25 Years Ago in TidBITS: RAM Doubler Debuts


(Adam Engst) #1

Originally published at: https://tidbits.com/2019/01/24/25-years-ago-in-tidbits-ram-doubler-debuts/

Were you at Macworld Expo San Francisco in 1994, when Connectix unveiled the magical utility RAM Doubler, which did exactly as its name promised? Read on for a trip down memory lane, and be sure to share your stories of that time in the comments.


(Adam Engst) #2

Lots of comments about RAM Doubler over on Facebook:


(Kimberly Andrew) #3

Yes, hubby and I were there at that MacExpo (went every year), and we stood in line and bought RAM Doubler. We were super pleased with the results. Now I’m feeling a bit old. :stuck_out_tongue_winking_eye: RAM Doubler would be 25, and yesterday the Mac turned 35.


(Adam Engst) #4

@mjtsai posted a nice bit over on his site:

https://mjtsai.com/blog/2019/01/25/25-years-ago-ram-doubler-debuts/


(Craig Stodolenak) #5

I managed the rental Macs at a local Kinko’s at the time and RAM Doubler was like magic from the heavens. The rentals were all 4 MB SE’s with 20 MB HDDs. They all had Photoshop, Freehand, and PageMaker on them, so while System 7’s VM and full-time multifinder were usable w/a HDD, every little bit of extra free RAM was still significantly felt in how the machines operated.


(Adam Engst) #6

Oh man, the days when you had to go somewhere to use a Mac. :slight_smile:


(Craig Stodolenak) #7

Those SEs were $3900 new, or about $8600 in today’s dollars. The brand new Quadra 800 I used at the time was $4700, or about $8K today. These kids nowadays complaining about how expensive current Macs are don’t even realize…


(Richard Rettke) #8

I got my first Mac 1 week after the 1984 Super Bowl ad.

But when talking prices then vs today, I remember buying my first external Hard Drive. It was SCSI, 10 MB (yes, MB not GB) and I paid $1200. It was awesome at the time.


(Tommy Weir) #9

Ram Doubler was a necessity for running Photoshop. On an SE/30, black and white tiny screen, designing catalogues in an arts centre with Quark. Learned the difference between RGB black and CYMK black the hard way… We had to book our time on it. I used to stay late just to have uninterrupted access.


(ttmooney) #10

Back in the mid to late 90s, I was one of the Mac techs at my university. We had a lot of Macs on campus – despite the efforts of IBM (nice hardware, terrible prices) and Gateway (terrible hardware, nice prices).

Because Macs were pretty expensive, a lot of faculty and staff had decided to buy RAM Doubler. But a project that I worked on guaranteed that all staff PowerMac users on campus would buy a copy. We had a fairly unfriendly mainframe environment that did 99% of the admin work on campus. It was augmented by a slightly more friendly set of desktop apps. But, of course, the Mac versions of the apps (Crystal Reports and EDAQuery, if memory serves) didn’t work on PowerMacs.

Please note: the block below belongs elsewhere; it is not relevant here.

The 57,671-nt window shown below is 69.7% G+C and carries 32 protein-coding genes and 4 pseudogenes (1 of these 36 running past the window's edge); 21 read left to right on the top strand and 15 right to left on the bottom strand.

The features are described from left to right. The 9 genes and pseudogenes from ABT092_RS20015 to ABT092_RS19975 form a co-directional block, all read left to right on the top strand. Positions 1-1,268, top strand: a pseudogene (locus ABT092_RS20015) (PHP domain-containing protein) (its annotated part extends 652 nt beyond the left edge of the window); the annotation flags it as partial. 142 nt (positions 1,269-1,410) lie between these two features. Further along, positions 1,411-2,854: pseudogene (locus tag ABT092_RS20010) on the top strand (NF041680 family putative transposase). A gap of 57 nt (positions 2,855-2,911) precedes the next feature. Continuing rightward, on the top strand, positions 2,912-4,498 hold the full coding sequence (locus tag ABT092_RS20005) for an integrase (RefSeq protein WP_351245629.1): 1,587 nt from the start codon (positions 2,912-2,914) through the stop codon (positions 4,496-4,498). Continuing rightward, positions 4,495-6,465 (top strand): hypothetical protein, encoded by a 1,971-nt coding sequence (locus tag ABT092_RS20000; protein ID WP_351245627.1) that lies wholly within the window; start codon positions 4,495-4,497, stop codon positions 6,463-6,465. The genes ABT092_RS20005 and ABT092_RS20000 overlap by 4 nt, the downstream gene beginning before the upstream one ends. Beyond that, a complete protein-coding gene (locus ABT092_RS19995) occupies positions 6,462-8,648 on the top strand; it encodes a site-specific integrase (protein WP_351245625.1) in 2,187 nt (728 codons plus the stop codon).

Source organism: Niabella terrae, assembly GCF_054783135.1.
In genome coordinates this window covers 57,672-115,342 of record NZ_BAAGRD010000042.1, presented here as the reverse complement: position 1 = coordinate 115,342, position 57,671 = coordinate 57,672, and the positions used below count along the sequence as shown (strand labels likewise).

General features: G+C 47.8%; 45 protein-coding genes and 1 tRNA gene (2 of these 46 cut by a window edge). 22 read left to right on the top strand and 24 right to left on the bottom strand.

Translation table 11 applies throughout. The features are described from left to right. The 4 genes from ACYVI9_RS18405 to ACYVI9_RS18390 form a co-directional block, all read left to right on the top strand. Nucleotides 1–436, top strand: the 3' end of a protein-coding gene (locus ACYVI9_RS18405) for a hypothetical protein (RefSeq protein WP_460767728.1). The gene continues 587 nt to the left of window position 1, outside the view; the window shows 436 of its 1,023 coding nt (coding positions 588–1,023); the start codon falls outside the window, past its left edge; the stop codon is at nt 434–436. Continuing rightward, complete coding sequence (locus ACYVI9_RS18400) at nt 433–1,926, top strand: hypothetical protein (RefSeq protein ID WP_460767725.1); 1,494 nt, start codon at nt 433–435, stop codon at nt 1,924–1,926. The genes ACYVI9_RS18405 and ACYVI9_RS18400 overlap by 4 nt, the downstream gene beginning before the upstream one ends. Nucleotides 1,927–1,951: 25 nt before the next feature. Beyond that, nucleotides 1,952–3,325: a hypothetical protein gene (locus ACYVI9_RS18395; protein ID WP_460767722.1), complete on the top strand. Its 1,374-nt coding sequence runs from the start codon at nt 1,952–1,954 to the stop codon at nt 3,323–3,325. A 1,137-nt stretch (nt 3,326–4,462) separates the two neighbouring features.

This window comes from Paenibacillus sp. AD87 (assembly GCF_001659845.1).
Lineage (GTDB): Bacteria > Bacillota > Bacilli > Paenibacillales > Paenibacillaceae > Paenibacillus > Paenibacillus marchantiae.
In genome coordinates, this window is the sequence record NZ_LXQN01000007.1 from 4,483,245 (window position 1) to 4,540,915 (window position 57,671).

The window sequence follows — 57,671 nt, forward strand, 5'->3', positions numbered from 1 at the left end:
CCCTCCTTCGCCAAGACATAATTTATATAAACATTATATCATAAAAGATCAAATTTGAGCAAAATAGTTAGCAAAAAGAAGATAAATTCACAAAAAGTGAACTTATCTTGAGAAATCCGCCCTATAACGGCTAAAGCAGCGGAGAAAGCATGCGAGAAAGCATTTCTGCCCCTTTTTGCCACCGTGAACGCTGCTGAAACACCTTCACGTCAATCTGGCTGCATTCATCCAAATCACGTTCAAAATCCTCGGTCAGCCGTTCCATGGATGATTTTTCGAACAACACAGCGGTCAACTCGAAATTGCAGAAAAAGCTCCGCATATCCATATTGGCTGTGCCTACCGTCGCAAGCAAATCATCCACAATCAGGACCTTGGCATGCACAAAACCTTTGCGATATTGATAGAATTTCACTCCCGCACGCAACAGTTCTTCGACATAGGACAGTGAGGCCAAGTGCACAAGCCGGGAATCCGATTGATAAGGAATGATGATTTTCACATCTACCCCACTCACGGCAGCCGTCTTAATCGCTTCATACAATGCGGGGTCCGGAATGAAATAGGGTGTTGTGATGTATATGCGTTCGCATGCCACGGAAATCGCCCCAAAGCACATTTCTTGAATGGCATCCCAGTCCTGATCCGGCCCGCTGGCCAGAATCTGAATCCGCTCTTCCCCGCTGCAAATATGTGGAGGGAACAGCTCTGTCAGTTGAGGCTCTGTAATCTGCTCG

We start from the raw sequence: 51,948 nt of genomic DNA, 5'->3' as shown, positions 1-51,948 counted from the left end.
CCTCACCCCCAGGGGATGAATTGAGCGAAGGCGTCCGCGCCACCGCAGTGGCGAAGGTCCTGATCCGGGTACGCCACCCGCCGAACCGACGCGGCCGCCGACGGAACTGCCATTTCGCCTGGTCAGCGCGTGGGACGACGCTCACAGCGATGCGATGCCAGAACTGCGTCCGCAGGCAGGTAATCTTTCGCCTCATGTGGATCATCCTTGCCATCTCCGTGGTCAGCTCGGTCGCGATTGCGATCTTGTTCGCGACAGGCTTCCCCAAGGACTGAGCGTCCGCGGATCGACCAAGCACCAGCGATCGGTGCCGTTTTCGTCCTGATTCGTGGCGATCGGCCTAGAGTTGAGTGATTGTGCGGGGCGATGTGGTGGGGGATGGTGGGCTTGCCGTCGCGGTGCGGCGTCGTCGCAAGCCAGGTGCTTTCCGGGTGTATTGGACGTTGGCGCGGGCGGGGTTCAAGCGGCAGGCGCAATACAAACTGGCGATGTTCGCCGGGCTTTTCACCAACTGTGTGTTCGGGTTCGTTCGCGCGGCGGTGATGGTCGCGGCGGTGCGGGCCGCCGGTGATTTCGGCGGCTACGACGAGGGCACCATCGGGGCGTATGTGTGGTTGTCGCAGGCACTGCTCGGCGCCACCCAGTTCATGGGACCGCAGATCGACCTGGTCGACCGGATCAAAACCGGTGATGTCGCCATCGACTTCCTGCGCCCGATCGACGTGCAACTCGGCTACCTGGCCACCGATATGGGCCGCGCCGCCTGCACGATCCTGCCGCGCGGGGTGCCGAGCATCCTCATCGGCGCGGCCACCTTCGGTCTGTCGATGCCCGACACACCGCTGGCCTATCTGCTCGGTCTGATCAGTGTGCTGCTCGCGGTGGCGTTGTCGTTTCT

Unless they had RAM Doubler! The folks who wrote the Mac apps for the project obviously had hard-coded some memory use (we speculated at the time that it was something specific to 68K that RAM Doubler also implemented, but who knows?).

We reported the problem back to the software vendor. They didn’t fix it – they just informed all their customers of the work around, and RAM Doubler sold a couple of thousand more licenses as a result – and probably never knew why.

And I became the Apple Campus Rep. Those were good times.


(Adam Engst) #11

John Gruber has contributed his thoughts about RAM Doubler on Daring Fireball:


(Charlie Brown) #12

RAM Doubler was great but remember we also needed to have Conflict Catcher when things got wonky with all our cool system extensions.


(Adam Engst) #13

True, but at least we had Conflict Catcher. There are fewer problems now, but tracking them down can be a lot harder.


(joeholmes) #14

I remember RAM Doubler – it was like a miracle. Never crashed or caused problems for me.

Did Connectix also make Disk Doubler? I invested in each at different times, and they actually worked.


(Adam Engst) #15

No, Disk Doubler came from Salient Software. Also great guys:

That said, there were a bunch of other “doublers”: AutoDoubler (also from Salient), CopyDoubler (also from Salient), and Speed Doubler (from Connectix). Salient focused on disk compression with their utilities; Connectix was more about processor and chip level stuff.


(Dennis Swaney) #16

John’s comment about how RAM Doubler effectively forked the OS is interesting. I’m sure Apple knew what was going on but weren’t that concerned. Unfortunately today, if someone tried that, Tim Cook would go out of his way to crush them via legal action as a minimum.


(Gary Bastoky) #17

I was at the very first Macworld Expo at the Moscone Center, in the basement :). In 1988 when I was working at Aldus, we were beta testing FreeHand 2.0, and I was in charge of the remote beta testing program as well as testing the Mac System compatibility (fonts and all that). So I remember that the final release was going to require almost a megabyte more than was standard on the Mac at the time. That additional meg was going to cost our users $1000.00!! That’s insane. And yes, even when prices came down, relative to $1k/mg, when RAM Doubler was released it was indeed an essential Mac utility!


(Tony Ochoa) #18

RamDoubler was amazing. Having bought it for the office and seen the results, I put it on my Christmas list and my wife opened a Small Dog account and made sure it was under the tree.

And yes RAM prices were insane then. I am totally guilty of kyping SIMMs from corporate supplied HP Laserjets that would fit into the Macs we used in sales!


(Michael Curtis) #19

I look forward to more blast from the past. As an on site Mac engineer back in the day there was nothing worst than hearing the Mac boot and hear a whoosh. It had a Radius Rocket in it!! :grinning:


(Tommy Weir) #20

I loved Freehand. It was by far the better drawing tool.